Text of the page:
ACT THREE.


Meanwhile Rumpelstiltskin's bothering O'Brien some more, trying to find a way to help him so that he can claim his firstborn as payment. Plus he's intrigued that O'Brien's so scared of him. He's aware that he's a figment of the man's imagination, but that means he can do anything O'Brien can imagine he can. And his daughter is his first child...

Basically it's like having Q hanging around, except with less underlying benevolence.

You know it occurs to me that this is the second time O'Brien's had to deal with an imaginary threat this month, as he had Dal'Rok issues in The Storyteller. If he'd learned anything from that, he'd get on the station PA system and make a rousing speech about how they'll all come together, deal with the anomaly and send the fantasy creatures packing. Get everyone imagining a happy ending and the rest handles itself.

The anomaly outside is still growing but I'm sure this walkway around the Promenade must be shrinking. Buck's practically having to duck under the beams as they walk around, discussing... well, baseball mostly. He's a personal hero to Sisko and the commander can't help but chat to him as if he's a real guy. He certainly acts like he is, with his concerns that he might vanish or might have to stick around. If he is here for the long haul, he hopes that Sisko's got room on his team "for a switch-hitting third baseman with good power."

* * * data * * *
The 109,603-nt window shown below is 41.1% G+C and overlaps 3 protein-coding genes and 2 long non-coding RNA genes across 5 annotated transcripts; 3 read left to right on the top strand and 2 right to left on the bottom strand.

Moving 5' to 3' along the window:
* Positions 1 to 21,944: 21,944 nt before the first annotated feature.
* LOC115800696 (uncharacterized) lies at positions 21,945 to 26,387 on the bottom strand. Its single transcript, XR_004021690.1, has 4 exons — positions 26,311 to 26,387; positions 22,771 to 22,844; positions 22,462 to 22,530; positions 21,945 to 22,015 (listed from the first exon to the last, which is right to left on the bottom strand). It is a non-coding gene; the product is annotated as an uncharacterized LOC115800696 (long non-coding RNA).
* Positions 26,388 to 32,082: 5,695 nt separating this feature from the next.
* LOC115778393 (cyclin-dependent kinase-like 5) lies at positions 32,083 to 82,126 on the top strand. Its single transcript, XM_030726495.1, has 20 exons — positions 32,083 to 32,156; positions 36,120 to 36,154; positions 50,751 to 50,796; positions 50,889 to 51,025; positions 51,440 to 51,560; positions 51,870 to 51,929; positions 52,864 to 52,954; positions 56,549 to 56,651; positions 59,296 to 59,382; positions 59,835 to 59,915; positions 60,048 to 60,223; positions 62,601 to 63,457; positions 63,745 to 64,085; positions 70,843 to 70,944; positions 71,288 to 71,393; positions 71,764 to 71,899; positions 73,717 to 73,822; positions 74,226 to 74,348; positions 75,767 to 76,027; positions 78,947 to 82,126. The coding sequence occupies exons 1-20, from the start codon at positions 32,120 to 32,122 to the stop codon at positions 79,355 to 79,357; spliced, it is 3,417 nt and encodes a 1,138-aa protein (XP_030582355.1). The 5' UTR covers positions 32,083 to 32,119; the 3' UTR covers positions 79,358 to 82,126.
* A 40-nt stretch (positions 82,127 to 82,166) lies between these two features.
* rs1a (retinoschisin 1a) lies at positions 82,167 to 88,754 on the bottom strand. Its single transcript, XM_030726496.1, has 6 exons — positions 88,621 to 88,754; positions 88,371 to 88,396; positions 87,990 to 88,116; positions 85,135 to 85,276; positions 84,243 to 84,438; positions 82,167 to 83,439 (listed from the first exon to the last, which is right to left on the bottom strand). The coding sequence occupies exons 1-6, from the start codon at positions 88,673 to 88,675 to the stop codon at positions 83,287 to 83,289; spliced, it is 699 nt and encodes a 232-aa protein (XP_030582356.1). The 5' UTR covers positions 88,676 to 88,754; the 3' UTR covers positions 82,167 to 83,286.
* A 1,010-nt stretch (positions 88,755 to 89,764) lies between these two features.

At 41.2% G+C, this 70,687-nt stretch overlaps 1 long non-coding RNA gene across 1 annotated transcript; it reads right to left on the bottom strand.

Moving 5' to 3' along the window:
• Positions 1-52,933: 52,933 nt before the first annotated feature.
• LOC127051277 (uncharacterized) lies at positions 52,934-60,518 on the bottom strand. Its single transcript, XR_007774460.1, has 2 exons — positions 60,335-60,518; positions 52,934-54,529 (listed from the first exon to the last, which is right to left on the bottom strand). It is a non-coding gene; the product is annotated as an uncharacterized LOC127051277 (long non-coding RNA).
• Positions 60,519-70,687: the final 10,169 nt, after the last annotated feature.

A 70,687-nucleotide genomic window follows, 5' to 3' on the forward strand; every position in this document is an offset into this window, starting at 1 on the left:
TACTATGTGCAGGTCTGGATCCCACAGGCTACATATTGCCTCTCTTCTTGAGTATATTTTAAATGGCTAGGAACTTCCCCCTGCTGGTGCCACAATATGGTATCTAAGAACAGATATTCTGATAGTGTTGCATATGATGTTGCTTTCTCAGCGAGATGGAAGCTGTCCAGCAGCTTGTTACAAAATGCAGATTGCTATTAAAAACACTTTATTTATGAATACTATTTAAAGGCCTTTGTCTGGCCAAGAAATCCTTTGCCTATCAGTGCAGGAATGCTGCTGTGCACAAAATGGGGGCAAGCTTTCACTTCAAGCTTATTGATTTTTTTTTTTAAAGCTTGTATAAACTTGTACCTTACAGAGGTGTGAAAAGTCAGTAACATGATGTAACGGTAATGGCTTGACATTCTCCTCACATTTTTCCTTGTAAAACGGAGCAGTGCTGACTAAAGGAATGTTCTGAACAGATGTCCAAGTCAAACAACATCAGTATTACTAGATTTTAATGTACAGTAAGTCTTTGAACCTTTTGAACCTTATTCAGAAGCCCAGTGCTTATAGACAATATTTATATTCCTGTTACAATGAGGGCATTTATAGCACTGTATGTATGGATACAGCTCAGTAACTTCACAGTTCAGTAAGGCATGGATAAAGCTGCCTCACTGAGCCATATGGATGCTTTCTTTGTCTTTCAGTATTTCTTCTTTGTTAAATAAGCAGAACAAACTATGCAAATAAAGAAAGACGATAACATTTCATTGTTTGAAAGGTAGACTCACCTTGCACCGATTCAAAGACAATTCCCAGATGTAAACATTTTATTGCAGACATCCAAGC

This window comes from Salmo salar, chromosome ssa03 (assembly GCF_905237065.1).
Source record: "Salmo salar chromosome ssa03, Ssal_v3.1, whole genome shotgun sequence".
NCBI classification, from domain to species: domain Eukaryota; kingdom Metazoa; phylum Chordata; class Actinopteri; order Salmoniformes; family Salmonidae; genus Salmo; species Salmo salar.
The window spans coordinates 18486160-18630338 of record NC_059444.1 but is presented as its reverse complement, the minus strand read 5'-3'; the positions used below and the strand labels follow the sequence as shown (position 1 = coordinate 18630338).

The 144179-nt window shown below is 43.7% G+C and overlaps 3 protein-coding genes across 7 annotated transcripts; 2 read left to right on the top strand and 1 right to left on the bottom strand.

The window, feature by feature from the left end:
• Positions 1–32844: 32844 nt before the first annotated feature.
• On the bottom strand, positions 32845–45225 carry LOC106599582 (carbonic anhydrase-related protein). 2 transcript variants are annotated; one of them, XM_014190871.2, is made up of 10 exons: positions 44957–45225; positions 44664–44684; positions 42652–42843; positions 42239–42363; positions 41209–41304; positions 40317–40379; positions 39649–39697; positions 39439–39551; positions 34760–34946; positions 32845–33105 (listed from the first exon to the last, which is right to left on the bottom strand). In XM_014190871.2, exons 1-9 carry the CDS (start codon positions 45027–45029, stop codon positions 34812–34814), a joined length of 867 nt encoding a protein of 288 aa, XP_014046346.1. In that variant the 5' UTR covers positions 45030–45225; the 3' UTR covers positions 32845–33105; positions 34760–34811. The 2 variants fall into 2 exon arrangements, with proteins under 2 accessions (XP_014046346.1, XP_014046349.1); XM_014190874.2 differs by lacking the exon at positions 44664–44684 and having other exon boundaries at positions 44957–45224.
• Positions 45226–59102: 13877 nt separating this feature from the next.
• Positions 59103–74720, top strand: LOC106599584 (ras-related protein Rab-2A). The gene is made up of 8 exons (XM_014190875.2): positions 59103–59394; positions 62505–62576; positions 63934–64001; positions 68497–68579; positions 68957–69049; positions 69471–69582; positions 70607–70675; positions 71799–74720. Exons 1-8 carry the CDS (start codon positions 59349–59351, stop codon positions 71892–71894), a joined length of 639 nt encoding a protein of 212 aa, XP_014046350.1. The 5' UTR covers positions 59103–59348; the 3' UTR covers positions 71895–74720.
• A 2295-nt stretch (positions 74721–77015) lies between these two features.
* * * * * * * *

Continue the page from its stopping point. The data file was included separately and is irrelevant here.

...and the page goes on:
But then in the next scene Rumpelstiltskin, Buck and fake Dax appear at a table together! They are real intelligent beings, and they're thinking about calling this whole thing off as they've learned nothing from their experiment so far.

This was another panning shot but I couldn't resist stitching it together and making a second fake widescreen screencap out of it. This is what all of DS9 could look like if they ever get around to remastering it for Blu-ray! Except with better colour timing probably.


ACT FOUR.


Sisko really needs to quit dreaming about baseball and imagine up a briefing room already, as it's a bit awkward having staff meetings in his office all the time. Kira on the other hand is displaying an admirable lack of imagination and she should keep that up, seeing as 'Cardassian invasion fleet' is likely hanging around on the outskirts of her subconscious waiting to jump out.

They're thinking that the anomaly may be causing hallucinations, which is obviously ridiculous as they can all see the same hallucinations. Unless they've also caught that mutated virus from Red Dwarf that makes hallucinations solid.

One thing the anomaly will definitely cause is the destruction of the entire Bajor system, unless they do something to stop it. Unfortunately their best idea is to fire torpedoes at it, which may also destroy the entire system.

Kira's sent to evacuate the docking pylons in case things get worse and it occurs to me that she may not be the best choice, considering how much crap they went through when she was sent to evacuate a moon in Progress last week. Long story short, it ended with explosions and fire.

Wow, it happened again? At least now we know what's going on in Kira's imagination. It's okay, the victim's imaginary too, she didn't really light someone up. Nice stunt though.